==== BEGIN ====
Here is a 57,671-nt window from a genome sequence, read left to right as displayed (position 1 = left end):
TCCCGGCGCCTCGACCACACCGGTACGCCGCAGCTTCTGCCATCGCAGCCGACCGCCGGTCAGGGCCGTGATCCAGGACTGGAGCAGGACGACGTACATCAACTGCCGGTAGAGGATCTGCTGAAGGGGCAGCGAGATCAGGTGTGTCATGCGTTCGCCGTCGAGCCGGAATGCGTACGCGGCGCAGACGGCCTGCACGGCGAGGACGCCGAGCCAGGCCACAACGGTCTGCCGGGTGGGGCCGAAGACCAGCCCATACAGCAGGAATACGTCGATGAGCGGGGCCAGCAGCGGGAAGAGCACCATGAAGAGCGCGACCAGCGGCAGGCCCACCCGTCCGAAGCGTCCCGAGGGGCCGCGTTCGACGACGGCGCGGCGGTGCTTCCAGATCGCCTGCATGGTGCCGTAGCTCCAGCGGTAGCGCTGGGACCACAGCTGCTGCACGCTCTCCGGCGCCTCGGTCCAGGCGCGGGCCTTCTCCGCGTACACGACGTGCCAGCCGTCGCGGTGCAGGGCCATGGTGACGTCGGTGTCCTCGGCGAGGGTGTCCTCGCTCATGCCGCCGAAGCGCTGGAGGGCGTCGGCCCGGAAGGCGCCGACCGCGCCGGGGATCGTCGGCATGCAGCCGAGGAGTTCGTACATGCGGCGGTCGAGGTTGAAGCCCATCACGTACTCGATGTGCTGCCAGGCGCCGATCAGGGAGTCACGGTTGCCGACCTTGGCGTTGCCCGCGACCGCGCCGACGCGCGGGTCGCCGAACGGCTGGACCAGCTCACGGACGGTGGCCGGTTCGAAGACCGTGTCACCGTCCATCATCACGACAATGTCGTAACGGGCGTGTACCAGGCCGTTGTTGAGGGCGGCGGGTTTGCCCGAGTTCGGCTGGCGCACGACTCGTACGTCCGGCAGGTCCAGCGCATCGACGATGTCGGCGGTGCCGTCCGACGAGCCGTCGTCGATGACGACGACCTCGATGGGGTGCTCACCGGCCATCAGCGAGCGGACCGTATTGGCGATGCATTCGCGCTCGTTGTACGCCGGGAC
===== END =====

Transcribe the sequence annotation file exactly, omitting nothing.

Here is a 57,671-nt window from a genome sequence, read left to right as displayed (position 1 = left end):
TCCCGGCGCCTCGACCACACCGGTACGCCGCAGCTTCTGCCATCGCAGCCGACCGCCGGTCAGGGCCGTGATCCAGGACTGGAGCAGGACGACGTACATCAACTGCCGGTAGAGGATCTGCTGAAGGGGCAGCGAGATCAGGTGTGTCATGCGTTCGCCGTCGAGCCGGAATGCGTACGCGGCGCAGACGGCCTGCACGGCGAGGACGCCGAGCCAGGCCACAACGGTCTGCCGGGTGGGGCCGAAGACCAGCCCATACAGCAGGAATACGTCGATGAGCGGGGCCAGCAGCGGGAAGAGCACCATGAAGAGCGCGACCAGCGGCAGGCCCACCCGTCCGAAGCGTCCCGAGGGGCCGCGTTCGACGACGGCGCGGCGGTGCTTCCAGATCGCCTGCATGGTGCCGTAGCTCCAGCGGTAGCGCTGGGACCACAGCTGCTGCACGCTCTCCGGCGCCTCGGTCCAGGCGCGGGCCTTCTCCGCGTACACGACGTGCCAGCCGTCGCGGTGCAGGGCCATGGTGACGTCGGTGTCCTCGGCGAGGGTGTCCTCGCTCATGCCGCCGAAGCGCTGGAGGGCGTCGGCCCGGAAGGCGCCGACCGCGCCGGGGATCGTCGGCATGCAGCCGAGGAGTTCGTACATGCGGCGGTCGAGGTTGAAGCCCATCACGTACTCGATGTGCTGCCAGGCGCCGATCAGGGAGTCACGGTTGCCGACCTTGGCGTTGCCCGCGACCGCGCCGACGCGCGGGTCGCCGAACGGCTGGACCAGCTCACGGACGGTGGCCGGTTCGAAGACCGTGTCACCGTCCATCATCACGACAATGTCGTAACGGGCGTGTACCAGGCCGTTGTTGAGGGCGGCGGGTTTGCCCGAGTTCGGCTGGCGCACGACTCGTACGTCCGGCAGGTCCAGCGCATCGACGATGTCGGCGGTGCCGTCCGACGAGCCGTCGTCGATGACGACGACCTCGATGGGGTGCTCACCGGCCATCAGCGAGCGGACCGTATTGGCGATGCATTCGCGCTCGTTGTACGCCGGGAC